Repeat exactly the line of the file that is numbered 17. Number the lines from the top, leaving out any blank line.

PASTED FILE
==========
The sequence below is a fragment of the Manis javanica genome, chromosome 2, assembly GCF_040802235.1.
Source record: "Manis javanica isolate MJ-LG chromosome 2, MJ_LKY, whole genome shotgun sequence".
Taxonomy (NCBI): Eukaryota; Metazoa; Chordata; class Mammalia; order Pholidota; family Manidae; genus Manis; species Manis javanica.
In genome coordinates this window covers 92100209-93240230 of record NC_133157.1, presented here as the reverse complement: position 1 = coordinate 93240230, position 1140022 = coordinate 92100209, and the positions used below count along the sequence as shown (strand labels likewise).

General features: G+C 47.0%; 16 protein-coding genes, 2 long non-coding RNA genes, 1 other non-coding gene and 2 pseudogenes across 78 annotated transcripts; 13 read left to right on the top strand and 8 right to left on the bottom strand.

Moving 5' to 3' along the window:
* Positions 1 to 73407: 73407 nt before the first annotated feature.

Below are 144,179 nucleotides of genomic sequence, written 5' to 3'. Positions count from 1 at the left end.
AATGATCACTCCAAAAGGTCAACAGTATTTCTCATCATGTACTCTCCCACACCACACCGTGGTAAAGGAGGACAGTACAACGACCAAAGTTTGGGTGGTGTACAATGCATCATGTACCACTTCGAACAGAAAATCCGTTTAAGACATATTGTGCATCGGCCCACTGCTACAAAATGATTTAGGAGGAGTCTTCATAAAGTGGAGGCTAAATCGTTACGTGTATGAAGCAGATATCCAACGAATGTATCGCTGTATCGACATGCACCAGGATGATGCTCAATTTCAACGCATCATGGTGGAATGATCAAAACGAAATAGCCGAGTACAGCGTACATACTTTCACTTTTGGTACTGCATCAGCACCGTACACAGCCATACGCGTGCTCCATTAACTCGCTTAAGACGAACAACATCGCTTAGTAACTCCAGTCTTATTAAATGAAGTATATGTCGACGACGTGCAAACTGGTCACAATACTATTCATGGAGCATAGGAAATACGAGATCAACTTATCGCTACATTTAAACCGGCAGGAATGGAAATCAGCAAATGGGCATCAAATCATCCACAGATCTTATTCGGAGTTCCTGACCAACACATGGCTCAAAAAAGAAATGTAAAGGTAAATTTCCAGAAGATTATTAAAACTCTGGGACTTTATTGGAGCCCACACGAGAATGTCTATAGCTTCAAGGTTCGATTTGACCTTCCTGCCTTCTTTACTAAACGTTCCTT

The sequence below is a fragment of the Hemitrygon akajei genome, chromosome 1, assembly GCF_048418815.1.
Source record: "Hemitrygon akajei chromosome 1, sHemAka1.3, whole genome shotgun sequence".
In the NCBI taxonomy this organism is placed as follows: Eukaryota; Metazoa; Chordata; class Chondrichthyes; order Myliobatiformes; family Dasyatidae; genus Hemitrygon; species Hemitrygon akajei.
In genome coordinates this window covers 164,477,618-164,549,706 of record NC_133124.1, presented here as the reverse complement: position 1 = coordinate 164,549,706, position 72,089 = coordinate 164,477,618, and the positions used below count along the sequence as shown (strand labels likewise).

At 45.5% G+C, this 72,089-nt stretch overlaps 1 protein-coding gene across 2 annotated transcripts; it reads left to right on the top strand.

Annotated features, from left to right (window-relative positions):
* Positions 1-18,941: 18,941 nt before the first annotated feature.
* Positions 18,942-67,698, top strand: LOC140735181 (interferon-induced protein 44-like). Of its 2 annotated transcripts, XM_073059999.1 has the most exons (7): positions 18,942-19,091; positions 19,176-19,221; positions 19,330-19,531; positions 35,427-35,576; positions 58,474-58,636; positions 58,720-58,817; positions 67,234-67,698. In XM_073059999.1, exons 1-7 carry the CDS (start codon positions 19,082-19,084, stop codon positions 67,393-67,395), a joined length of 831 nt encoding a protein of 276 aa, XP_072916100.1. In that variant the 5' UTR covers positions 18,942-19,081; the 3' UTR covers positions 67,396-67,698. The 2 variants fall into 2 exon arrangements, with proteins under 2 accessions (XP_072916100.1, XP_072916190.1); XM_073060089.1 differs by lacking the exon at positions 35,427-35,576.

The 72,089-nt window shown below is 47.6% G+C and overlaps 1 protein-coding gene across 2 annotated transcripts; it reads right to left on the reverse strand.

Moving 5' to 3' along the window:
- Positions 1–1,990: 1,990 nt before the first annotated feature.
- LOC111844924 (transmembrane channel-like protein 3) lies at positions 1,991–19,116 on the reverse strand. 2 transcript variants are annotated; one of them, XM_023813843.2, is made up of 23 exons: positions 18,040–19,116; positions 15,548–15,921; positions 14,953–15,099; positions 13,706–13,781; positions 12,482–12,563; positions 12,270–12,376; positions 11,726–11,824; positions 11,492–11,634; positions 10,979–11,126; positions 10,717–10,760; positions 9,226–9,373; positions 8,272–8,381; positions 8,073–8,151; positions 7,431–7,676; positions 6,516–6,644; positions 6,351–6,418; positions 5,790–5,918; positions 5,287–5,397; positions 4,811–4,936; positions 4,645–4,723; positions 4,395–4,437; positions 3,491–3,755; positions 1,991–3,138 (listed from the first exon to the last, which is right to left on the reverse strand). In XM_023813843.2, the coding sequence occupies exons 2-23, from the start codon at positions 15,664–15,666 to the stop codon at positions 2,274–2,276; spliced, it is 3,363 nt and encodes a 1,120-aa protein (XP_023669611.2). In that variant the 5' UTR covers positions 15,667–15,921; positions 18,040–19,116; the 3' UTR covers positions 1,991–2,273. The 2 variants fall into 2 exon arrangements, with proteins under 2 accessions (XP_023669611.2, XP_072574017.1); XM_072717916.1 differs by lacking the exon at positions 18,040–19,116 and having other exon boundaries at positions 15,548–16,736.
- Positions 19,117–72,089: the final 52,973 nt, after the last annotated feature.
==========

* Positions 18,942-67,698, top strand: LOC140735181 (interferon-induced protein 44-like). Of its 2 annotated transcripts, XM_073059999.1 has the most exons (7): positions 18,942-19,091; positions 19,176-19,221; positions 19,330-19,531; positions 35,427-35,576; positions 58,474-58,636; positions 58,720-58,817; positions 67,234-67,698. In XM_073059999.1, exons 1-7 carry the CDS (start codon positions 19,082-19,084, stop codon positions 67,393-67,395), a joined length of 831 nt encoding a protein of 276 aa, XP_072916100.1. In that variant the 5' UTR covers positions 18,942-19,081; the 3' UTR covers positions 67,396-67,698. The 2 variants fall into 2 exon arrangements, with proteins under 2 accessions (XP_072916100.1, XP_072916190.1); XM_073060089.1 differs by lacking the exon at positions 35,427-35,576.